3. This film is ecumenical.

Focussing upon the Person of our Lord and His sufferings has meant that evangelicals can identify with this film. Lacking biblical discernment, they have justified their backing simply because it portrays a suffering Saviour. We can see the extent to which they have capitulated by juxtaposing two comments. The first is by Cardinal Castrillon Hoyos, The Vatican, Worldwide Prefect of the Clergy,
“I experienced moments of profound spiritual intimacy with Jesus Christ. I would gladly trade some of the homilies that I have given about The Passion of Christ for even a few scenes from this film.”
And the other by Billy Graham, “Every time I preach or speak about the Cross, the things I saw on the screen will be on my heart and mind.”

How much difference is there between these two statements? They seem to speak with one voice. We have read of evangelical leaders even congratulating Gibson for what he has done, and assuring him of their prayers for this great undertaking!

David Cloud on his web site (www.wayoflife.org) makes the point that the film is helping evangelicals see Mary in a new light. He writes, “In an interview with Christianity Today in February, soon before the release of The Passion of the Christ, Gibson admitted that his movie is ‘so Marian.’ He than made an observation that should make give fundamentalists tremendous pause: ‘I’ve been actually amazed at the way I would say the evangelical audience has – hands down – responded to this film more than any other Christian group” (Mel Gibson, reported by David Neff, ‘Mel, Mary, and Mothers,’ Christianity Today online, Feb. 20, 2004).

In the many pre-screenings of the movie for various evangelical crowds, such as for Bill Hybels’ Willow Creek Community Church, Rick Warren’s Saddleback Church and other large Southern Baptist churches, and for James Dobson’s Focus on the Family, Gibson has noticed: ‘THE WAY THE FILM DISPLAYS [MARY] HAS BEEN KIND OF AN EYE OPENER FOR EVANGELICALS who don’t usually look at that aspect. They understand the reality of a mother and a son.’”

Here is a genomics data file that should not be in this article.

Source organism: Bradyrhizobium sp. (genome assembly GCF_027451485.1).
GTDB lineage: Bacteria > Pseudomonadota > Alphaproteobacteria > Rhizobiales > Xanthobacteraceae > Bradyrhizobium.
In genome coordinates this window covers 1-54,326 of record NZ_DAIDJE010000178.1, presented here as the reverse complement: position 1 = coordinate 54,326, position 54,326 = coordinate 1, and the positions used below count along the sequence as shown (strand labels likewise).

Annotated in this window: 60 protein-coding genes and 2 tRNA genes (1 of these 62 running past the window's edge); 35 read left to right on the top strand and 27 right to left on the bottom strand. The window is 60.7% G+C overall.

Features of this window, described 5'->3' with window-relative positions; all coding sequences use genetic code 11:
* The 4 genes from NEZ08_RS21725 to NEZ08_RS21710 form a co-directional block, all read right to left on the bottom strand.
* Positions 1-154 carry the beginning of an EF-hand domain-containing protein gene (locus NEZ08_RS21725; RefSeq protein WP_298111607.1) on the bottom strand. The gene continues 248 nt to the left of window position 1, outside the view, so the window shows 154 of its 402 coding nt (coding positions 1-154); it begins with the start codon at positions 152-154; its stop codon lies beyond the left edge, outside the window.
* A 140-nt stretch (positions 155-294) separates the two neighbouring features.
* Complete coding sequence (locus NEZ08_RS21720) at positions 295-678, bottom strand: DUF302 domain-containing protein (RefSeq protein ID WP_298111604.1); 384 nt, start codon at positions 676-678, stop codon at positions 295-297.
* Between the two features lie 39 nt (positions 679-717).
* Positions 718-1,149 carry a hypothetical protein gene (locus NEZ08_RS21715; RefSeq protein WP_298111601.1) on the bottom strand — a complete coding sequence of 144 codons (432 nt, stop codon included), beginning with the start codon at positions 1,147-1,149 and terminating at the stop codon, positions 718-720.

David cloud then quotes from an email he received, ‘Whatever you or I may think of this movie it has achieved at least one thing. After visiting several message boards where the movie is being discussed I have found that THE PASSION IS BEING VERY INSTRUMENTAL IN BRINGING CATHOLICS AND PROTESTANTS TO BE MORE ECUMENICALLY UNITED.’

Cloud concludes, “I am convinced that ecumenism will be the movie’s greatest legacy, regardless of what evangelistic opportunity arises in its context. It is going to be a great encouragement to the Roman Catholic Church and to ecumenical endeavours everywhere.”

Not surprisingly, the film is seen as a mighty PR coup for the Roman Church, with US Catholics quoted as saying that the film is “the best recruiting tool for 2,000 years.” An article in The New York Times saw Gibson’s movie as possibly being a Roman Catholic’s answer to the Bill Bright, Campus Crusade for Christ movie, “Jesus” (1979), which has been translated into many languages and is claimed to be perhaps the most watched movie of all time. Be that as it may, the fact that evangelicals can claim the film for themselves and their outreach shows how little difference they see between themselves and popery.

As Richard Bennett (an ex-priest) perceptively put it, “The Evangelical church’s acceptance of Gibson’s movie gives shocking – maybe apocalyptic – insight into the state of popular Christianity today. Will history reveal this day as the time when Evangelicalism, on a popular level, merged with the Roman Catholic Church?” (www.bereanbeacon.org/articles/mel_gibsons_vivid_deception.htm).

4. This film is idolatrous and even blasphemous.

Not that this was necessarily the intention of Mel Gibson or his team. However, in the light of scripture it can only be viewed as being that. Some justify visual depictions of Jesus because it only shows His manhood, and that hardly makes it a “graven image, or any likeness” as forbidden in the 2nd Commandment (Exodus 20:4). However, what right have we to limit this commandment to forbidding the representation of His deity? Our Lord’s humanity belongs just as much to His Person as His deity. To try to represent that is just as much making an idol. Moreover, to depict His humanity can only show part of who He is. Our Lord is God incarnate (1 Timothy 3:16) and a human actor impersonating “Jesus” cannot possibly show His deity. He cannot even show His sinless humanity, since the actor is sinful. All this is to mis-represent Him grievously, and is that not blasphemous?

The two most prominent features of Gibson’s “Jesus” – his personal appearance and physical sufferings – are the features given least prominence in the New Testament. We look in vain for any hint of what our Lord looked like. Try as we might, it is impossible to construct an image of Him. This is because believers are not to contemplate Him in these terms. Mary Magdalene had to learn this lesson (John 20:17 “Touch me not, etc.”) and the apostle states that “Although we have known Christ after the flesh, yet now henceforth know we him no more” (2 Corinthians 5:16).